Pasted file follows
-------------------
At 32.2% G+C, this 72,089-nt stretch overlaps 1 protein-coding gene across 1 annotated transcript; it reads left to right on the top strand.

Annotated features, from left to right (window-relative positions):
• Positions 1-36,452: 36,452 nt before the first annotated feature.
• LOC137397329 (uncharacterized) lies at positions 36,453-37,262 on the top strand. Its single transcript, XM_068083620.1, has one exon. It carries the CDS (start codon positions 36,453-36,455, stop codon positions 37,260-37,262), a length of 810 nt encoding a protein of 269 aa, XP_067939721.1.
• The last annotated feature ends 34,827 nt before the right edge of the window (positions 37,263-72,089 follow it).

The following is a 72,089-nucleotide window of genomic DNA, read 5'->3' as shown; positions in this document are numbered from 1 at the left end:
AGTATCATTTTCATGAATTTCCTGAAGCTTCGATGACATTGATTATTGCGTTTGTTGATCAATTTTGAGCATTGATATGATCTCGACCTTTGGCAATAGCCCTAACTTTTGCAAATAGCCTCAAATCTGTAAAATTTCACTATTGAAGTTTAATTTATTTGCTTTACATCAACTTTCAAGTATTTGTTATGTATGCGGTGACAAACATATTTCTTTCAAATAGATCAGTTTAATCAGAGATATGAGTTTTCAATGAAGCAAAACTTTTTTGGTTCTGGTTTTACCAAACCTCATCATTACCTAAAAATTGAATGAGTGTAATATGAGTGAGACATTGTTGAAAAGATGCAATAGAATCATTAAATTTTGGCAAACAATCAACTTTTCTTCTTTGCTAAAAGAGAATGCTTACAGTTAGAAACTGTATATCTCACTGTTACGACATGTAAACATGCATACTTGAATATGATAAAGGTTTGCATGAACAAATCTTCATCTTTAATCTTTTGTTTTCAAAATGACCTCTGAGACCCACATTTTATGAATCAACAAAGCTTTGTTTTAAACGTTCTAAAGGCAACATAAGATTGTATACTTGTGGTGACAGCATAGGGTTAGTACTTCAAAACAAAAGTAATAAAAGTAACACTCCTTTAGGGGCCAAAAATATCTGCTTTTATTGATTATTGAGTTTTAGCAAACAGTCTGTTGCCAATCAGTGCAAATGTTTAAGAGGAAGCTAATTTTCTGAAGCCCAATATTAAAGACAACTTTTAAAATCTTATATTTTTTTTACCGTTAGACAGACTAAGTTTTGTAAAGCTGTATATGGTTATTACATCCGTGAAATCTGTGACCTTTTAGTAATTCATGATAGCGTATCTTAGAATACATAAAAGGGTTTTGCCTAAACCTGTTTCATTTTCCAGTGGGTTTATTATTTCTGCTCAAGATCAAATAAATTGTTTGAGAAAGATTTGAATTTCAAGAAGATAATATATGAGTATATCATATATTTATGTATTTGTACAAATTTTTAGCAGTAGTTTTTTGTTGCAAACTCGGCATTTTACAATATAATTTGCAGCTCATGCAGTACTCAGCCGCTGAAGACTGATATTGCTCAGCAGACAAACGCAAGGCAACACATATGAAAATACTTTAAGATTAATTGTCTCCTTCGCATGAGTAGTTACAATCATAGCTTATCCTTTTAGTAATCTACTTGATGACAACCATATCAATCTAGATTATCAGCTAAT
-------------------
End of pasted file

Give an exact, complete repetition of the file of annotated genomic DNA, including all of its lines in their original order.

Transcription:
At 32.2% G+C, this 72,089-nt stretch overlaps 1 protein-coding gene across 1 annotated transcript; it reads left to right on the top strand.

Annotated features, from left to right (window-relative positions):
• Positions 1-36,452: 36,452 nt before the first annotated feature.
• LOC137397329 (uncharacterized) lies at positions 36,453-37,262 on the top strand. Its single transcript, XM_068083620.1, has one exon. It carries the CDS (start codon positions 36,453-36,455, stop codon positions 37,260-37,262), a length of 810 nt encoding a protein of 269 aa, XP_067939721.1.
• The last annotated feature ends 34,827 nt before the right edge of the window (positions 37,263-72,089 follow it).

The following is a 72,089-nucleotide window of genomic DNA, read 5'->3' as shown; positions in this document are numbered from 1 at the left end:
AGTATCATTTTCATGAATTTCCTGAAGCTTCGATGACATTGATTATTGCGTTTGTTGATCAATTTTGAGCATTGATATGATCTCGACCTTTGGCAATAGCCCTAACTTTTGCAAATAGCCTCAAATCTGTAAAATTTCACTATTGAAGTTTAATTTATTTGCTTTACATCAACTTTCAAGTATTTGTTATGTATGCGGTGACAAACATATTTCTTTCAAATAGATCAGTTTAATCAGAGATATGAGTTTTCAATGAAGCAAAACTTTTTTGGTTCTGGTTTTACCAAACCTCATCATTACCTAAAAATTGAATGAGTGTAATATGAGTGAGACATTGTTGAAAAGATGCAATAGAATCATTAAATTTTGGCAAACAATCAACTTTTCTTCTTTGCTAAAAGAGAATGCTTACAGTTAGAAACTGTATATCTCACTGTTACGACATGTAAACATGCATACTTGAATATGATAAAGGTTTGCATGAACAAATCTTCATCTTTAATCTTTTGTTTTCAAAATGACCTCTGAGACCCACATTTTATGAATCAACAAAGCTTTGTTTTAAACGTTCTAAAGGCAACATAAGATTGTATACTTGTGGTGACAGCATAGGGTTAGTACTTCAAAACAAAAGTAATAAAAGTAACACTCCTTTAGGGGCCAAAAATATCTGCTTTTATTGATTATTGAGTTTTAGCAAACAGTCTGTTGCCAATCAGTGCAAATGTTTAAGAGGAAGCTAATTTTCTGAAGCCCAATATTAAAGACAACTTTTAAAATCTTATATTTTTTTTACCGTTAGACAGACTAAGTTTTGTAAAGCTGTATATGGTTATTACATCCGTGAAATCTGTGACCTTTTAGTAATTCATGATAGCGTATCTTAGAATACATAAAAGGGTTTTGCCTAAACCTGTTTCATTTTCCAGTGGGTTTATTATTTCTGCTCAAGATCAAATAAATTGTTTGAGAAAGATTTGAATTTCAAGAAGATAATATATGAGTATATCATATATTTATGTATTTGTACAAATTTTTAGCAGTAGTTTTTTGTTGCAAACTCGGCATTTTACAATATAATTTGCAGCTCATGCAGTACTCAGCCGCTGAAGACTGATATTGCTCAGCAGACAAACGCAAGGCAACACATATGAAAATACTTTAAGATTAATTGTCTCCTTCGCATGAGTAGTTACAATCATAGCTTATCCTTTTAGTAATCTACTTGATGACAACCATATCAATCTAGATTATCAGCTAAT